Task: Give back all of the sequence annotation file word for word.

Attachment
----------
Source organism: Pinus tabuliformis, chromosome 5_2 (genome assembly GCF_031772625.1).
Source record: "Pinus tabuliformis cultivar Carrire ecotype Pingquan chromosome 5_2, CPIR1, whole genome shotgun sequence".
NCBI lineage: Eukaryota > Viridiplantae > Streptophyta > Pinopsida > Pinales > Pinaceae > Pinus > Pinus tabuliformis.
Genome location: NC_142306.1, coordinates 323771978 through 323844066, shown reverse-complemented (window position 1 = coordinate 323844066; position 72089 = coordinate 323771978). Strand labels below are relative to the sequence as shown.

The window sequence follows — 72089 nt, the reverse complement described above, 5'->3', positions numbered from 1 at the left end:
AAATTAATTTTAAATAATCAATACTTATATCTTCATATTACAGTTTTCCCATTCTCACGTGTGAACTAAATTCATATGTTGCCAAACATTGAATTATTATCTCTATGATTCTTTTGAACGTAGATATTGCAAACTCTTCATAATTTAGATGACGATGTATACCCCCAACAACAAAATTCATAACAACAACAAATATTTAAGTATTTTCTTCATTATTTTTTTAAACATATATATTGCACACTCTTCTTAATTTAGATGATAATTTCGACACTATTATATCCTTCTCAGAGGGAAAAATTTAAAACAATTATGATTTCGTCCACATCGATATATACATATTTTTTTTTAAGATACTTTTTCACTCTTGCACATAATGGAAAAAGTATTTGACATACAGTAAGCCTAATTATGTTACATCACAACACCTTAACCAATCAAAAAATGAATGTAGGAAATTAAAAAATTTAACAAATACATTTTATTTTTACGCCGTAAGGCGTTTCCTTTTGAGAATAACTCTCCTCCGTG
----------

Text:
Source organism: Pinus tabuliformis, chromosome 5_2 (genome assembly GCF_031772625.1).
Source record: "Pinus tabuliformis cultivar Carrire ecotype Pingquan chromosome 5_2, CPIR1, whole genome shotgun sequence".
NCBI lineage: Eukaryota > Viridiplantae > Streptophyta > Pinopsida > Pinales > Pinaceae > Pinus > Pinus tabuliformis.
Genome location: NC_142306.1, coordinates 323771978 through 323844066, shown reverse-complemented (window position 1 = coordinate 323844066; position 72089 = coordinate 323771978). Strand labels below are relative to the sequence as shown.

The window sequence follows — 72089 nt, the reverse complement described above, 5'->3', positions numbered from 1 at the left end:
AAATTAATTTTAAATAATCAATACTTATATCTTCATATTACAGTTTTCCCATTCTCACGTGTGAACTAAATTCATATGTTGCCAAACATTGAATTATTATCTCTATGATTCTTTTGAACGTAGATATTGCAAACTCTTCATAATTTAGATGACGATGTATACCCCCAACAACAAAATTCATAACAACAACAAATATTTAAGTATTTTCTTCATTATTTTTTTAAACATATATATTGCACACTCTTCTTAATTTAGATGATAATTTCGACACTATTATATCCTTCTCAGAGGGAAAAATTTAAAACAATTATGATTTCGTCCACATCGATATATACATATTTTTTTTTAAGATACTTTTTCACTCTTGCACATAATGGAAAAAGTATTTGACATACAGTAAGCCTAATTATGTTACATCACAACACCTTAACCAATCAAAAAATGAATGTAGGAAATTAAAAAATTTAACAAATACATTTTATTTTTACGCCGTAAGGCGTTTCCTTTTGAGAATAACTCTCCTCCGTG